The Football League Paper - - NEWS - By Paddy von Behr

PAUL Hayes has moved up and down the coun­try in his 13-year ca­reer, but he has never seen a club quite like Wy­combe Wan­der­ers.

Af­ter just one full sea­son with the Chair­boys and fac­ing a lengthy spell on the side­lines last month, Hayes was the sub­ject of some im­pres­sive fan in­ter­ven­tion.

The Wy­combe Sup­port­ers’ Trust stepped in to speed up the 32-year-old’s re­cov­ery from an Achilles prob­lem with the pur­chase of a state-of-theart shock­wave ther­apy unit.


Hayes was back in ac­tion ahead of sched­ule and, last week­end, popped up in stop­page time to equalise against Carlisle and put a stop to his side’s four-match los­ing run.

And the Wy­combe skip­per be­lieves he would still be stuck on the treat­ment ta­ble if not for the gen­eros­ity of the club’s sup­port­ers.

“It is touch­ing and it is fan­tas­tic for me that the trust, the board, the chair­man and the man­age­ment are will­ing to do that for me,” said the former Scun­thorpe striker. “Hope­fully I can re­pay them on the pitch.

“It makes you ap­pre­ci­ate what’s around you. I have only been at the club for 18 months but it feels more like four or five years.As soon as I ar­rived, ev­ery­one made me feel wel­come and im­por­tant.

“We have got a great club and the trust have put money into the club to buy this ma­chine. I’m ever so grate­ful and if it wasn’t for them I prob­a­bly wouldn’t be back now.

“It’s come from the fans and it just shows the to­geth­er­ness of this small club.”

Man­ager Gareth Ainsworth la­belled his cap­tain “above this level” af­ter the clash but Hayes re­served his praise for Cian O’Do­herty, af­ter head­ing straight for the Wy­combe physio to cel­e­brate the goal.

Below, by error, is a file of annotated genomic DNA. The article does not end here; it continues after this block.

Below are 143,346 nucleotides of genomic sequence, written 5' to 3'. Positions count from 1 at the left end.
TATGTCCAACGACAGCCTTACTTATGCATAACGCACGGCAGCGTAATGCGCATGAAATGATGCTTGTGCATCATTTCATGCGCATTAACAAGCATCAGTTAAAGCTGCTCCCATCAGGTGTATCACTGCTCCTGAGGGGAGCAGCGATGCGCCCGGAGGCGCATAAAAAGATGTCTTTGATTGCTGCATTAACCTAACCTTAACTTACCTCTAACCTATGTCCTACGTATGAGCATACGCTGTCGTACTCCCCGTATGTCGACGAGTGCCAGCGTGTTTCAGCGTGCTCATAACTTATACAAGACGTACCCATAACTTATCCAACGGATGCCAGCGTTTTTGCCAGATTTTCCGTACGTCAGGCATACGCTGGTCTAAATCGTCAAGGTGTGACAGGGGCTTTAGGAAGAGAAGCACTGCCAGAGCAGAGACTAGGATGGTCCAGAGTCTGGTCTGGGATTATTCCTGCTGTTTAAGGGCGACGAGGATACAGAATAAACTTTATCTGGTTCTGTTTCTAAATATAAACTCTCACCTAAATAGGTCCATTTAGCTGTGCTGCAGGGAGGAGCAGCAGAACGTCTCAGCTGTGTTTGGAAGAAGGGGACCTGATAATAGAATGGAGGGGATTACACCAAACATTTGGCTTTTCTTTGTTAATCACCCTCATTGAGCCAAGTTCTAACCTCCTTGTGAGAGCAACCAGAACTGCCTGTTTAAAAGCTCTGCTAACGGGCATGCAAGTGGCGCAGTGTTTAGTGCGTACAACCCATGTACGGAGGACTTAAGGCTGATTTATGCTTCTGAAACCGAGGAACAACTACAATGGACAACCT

“It was a spur of the mo­ment thing,” he said. “I spent a lot of time with the physio in the last eight weeks and it was just the fact that he has put a lot of time and ef­fort into me – days off and com­ing in early. He doesn’t get paid ex­tra for that.

“He went that ex­tra mile and it was ap­pre­ci­a­tion for the fact that if it wasn’t for him, I wouldn’t have been out there.

“When the man­ager has kind words to say about you, you ap­pre­ci­ate that but foot­ball is one game at a time. If you have a cou­ple of bad games, peo­ple will say you have lost it again.”

That con­sis­tency is some­thing Hayes achieved in his first sea­son at Adams Park, net­ting 15 goals in all com­pe­ti­tions, as the Chair­boys fin­ished fourth be­fore their ag­o­nis­ing play-off fi­nal de­feat against Southend United on penal­ties.

“What we did last sea­son was an ab­so­lutely fan­tas­tic achieve­ment and you could say we punched above our weight,” he added. “Our bud­get is one of the low­est in the league.

“As a player the gaffer wore his heart on his sleeve and that’s his phi­los­o­phy for us.We don’t feel sorry for our­selves, we go out to achieve things.”

PIC­TURE: Wy­combe Wan­der­ers FC

CAP­TAIN MAR­VEL: Paul Hayes lobs the ball goal­wards, left, to net Wy­combe’s last-gasp equaliser against Carlisle last week, right SHOCK THER­APY: Paul Hayes gets ready for more treat­ment

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